American Airlines pilots testing tablet computers
BY D.R. STEWART World Staff Writer
Friday, June 17, 2011
Pilots at American Airlines have begun a six-month program testing hand-held tablet computers that provide access in the cockpit to electronic flight, airport and operations data, company executives said.
Authorized by the Federal Aviation Administration, the “electronic flight bag program” enables pilots to receive instantaneous updates on takeoff, routing, approach, landing and emergency procedures.
Instead of carrying the paper charts and documents — as pilots have for years — in a flight bag weighing up to 35 pounds, cockpit crews can retrieve the same information on a 1.5-pound Apple iPad tablet computer, airline officials said.
“This will revolutionize cockpits for our pilots,” said American spokeswoman Andrea Huguely. “Pilots will be able to carry operations manuals digitally, charts for worldwide locations, emergency checklists and current flight information.
“This is one of those things that goes hand-in-hand with airspace modernization and instrument flight procedures. It makes a much better work environment for our pilots.”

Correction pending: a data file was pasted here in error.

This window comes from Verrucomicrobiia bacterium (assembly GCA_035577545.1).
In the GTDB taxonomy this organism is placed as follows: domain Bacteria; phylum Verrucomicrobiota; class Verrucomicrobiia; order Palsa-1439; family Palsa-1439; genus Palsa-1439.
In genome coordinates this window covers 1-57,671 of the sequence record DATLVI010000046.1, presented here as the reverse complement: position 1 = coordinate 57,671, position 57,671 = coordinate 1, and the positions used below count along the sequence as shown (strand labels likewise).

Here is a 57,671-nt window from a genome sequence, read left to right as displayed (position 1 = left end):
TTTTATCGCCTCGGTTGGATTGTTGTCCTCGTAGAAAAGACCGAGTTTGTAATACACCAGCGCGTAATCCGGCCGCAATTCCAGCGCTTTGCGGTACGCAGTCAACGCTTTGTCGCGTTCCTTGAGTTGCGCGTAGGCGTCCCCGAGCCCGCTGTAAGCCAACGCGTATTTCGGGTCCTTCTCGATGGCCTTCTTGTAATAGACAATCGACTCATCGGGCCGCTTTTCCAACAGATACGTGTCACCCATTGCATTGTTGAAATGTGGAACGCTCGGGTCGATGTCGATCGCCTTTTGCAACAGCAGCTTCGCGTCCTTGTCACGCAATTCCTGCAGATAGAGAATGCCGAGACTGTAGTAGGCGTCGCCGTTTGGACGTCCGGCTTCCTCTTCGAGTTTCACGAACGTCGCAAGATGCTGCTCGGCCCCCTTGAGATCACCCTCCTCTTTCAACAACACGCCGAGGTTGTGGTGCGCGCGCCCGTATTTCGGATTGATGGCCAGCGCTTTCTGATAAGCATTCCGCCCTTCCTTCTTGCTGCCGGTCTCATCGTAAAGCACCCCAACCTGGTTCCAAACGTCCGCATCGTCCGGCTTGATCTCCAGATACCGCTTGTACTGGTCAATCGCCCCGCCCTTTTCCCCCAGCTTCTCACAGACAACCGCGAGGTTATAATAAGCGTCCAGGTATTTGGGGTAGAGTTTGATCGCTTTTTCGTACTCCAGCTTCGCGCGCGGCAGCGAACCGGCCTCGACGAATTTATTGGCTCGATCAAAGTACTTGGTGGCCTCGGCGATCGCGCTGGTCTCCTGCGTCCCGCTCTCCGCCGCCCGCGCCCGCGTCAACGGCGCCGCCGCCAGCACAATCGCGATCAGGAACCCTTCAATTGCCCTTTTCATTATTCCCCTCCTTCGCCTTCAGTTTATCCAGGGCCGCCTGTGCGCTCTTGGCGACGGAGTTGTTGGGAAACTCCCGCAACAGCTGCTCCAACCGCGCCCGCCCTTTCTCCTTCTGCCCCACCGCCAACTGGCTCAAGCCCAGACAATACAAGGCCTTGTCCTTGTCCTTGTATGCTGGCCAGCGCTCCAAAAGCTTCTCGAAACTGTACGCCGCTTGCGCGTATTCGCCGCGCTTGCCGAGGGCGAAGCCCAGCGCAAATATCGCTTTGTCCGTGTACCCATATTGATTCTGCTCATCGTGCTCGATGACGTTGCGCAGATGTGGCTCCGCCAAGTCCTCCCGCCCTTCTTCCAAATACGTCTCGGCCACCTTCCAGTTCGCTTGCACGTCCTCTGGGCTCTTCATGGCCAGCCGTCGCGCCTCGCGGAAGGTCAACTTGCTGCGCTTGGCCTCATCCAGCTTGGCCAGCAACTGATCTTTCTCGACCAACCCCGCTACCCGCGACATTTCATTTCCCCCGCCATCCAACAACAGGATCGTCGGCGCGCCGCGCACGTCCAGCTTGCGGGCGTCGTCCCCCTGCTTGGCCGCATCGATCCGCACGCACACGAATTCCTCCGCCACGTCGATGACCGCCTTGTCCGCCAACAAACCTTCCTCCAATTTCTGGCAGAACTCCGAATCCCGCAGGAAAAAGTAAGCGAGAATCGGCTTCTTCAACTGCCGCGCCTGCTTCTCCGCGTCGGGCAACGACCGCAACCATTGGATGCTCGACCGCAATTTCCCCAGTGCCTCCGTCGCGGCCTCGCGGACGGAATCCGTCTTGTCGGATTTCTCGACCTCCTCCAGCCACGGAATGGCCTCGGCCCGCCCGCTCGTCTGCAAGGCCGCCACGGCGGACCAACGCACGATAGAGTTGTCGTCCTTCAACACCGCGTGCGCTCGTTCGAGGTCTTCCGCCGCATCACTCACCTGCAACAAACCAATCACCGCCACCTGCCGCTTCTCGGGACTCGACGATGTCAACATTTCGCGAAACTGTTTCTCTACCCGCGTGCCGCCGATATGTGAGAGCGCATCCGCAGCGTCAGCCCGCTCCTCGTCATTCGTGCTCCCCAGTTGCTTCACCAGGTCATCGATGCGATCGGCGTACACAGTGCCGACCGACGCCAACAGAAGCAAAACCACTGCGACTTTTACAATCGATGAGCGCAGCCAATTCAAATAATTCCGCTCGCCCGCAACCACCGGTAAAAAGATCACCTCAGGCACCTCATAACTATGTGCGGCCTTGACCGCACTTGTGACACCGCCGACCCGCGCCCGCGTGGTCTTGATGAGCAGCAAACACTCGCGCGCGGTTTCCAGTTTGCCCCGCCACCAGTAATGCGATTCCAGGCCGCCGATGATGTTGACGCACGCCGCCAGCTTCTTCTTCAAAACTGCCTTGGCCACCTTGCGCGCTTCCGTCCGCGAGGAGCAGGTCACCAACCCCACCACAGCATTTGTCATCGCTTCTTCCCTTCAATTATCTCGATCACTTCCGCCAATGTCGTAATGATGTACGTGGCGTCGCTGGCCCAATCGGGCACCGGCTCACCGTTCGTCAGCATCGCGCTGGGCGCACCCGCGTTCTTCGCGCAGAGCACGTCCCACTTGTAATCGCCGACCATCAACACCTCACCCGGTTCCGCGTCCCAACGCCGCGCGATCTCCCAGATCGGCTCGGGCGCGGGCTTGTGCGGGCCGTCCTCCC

American’s Los Angeles-based Boeing 777 pilots began testing the tablet computers Thursday.
Pilots on two daily flights from Los Angeles to Tokyo, Japan, and Los Angeles to Shanghai, China, are authorized to test the iPad computers during all phases of flight, officials said.
Hank Putek, an American pilot and member of American’s Allied Pilots Association Safety Committee, has led the union’s efforts to develop and deploy electronic flight bags.
American and APA began conferring with the FAA about the program in 2006, officials said.
“American Airlines has now become the first to deploy iPads with an electronic-charting solution,” Putek said. “By eliminating bulky flight bags filled with paper, EFBs mean less weight for pilots to carry, reducing the possibility of injury on duty. In addition, they enable pilots to immediately download updates, rather than waiting for paper versions of required documents to be printed and distributed.”
American executives estimate that if iPad tablet computers were deployed — and traditional 35-pound flight bags eliminated — in cockpits throughout its system, the company would save $1.2 million a year in fuel expenses alone. The company also would reduce its paper printing and distribution costs, executives said.
Putek said he is proud APA and American are leading a program that could transform the airline industry.
“With the recent announcement that Alaska Airlines will soon be issuing IPads to all of that carrier’s pilots to serve as EFBs, it’s clear that American Airlines stands at the forefront of a significant industry trend,” Putek said. “I’m extremely pleased that APA was able to play a role in bringing this effort to fruition.”
American’s Huguely said the Apple iPad is the only tablet computer the FAA has approved for use in the testing program.
“It doesn’t mean that once other tablets are developed and released that we wouldn’t use them,” Huguely said. “We will evaluate them, but they would have to be approved by the FAA.”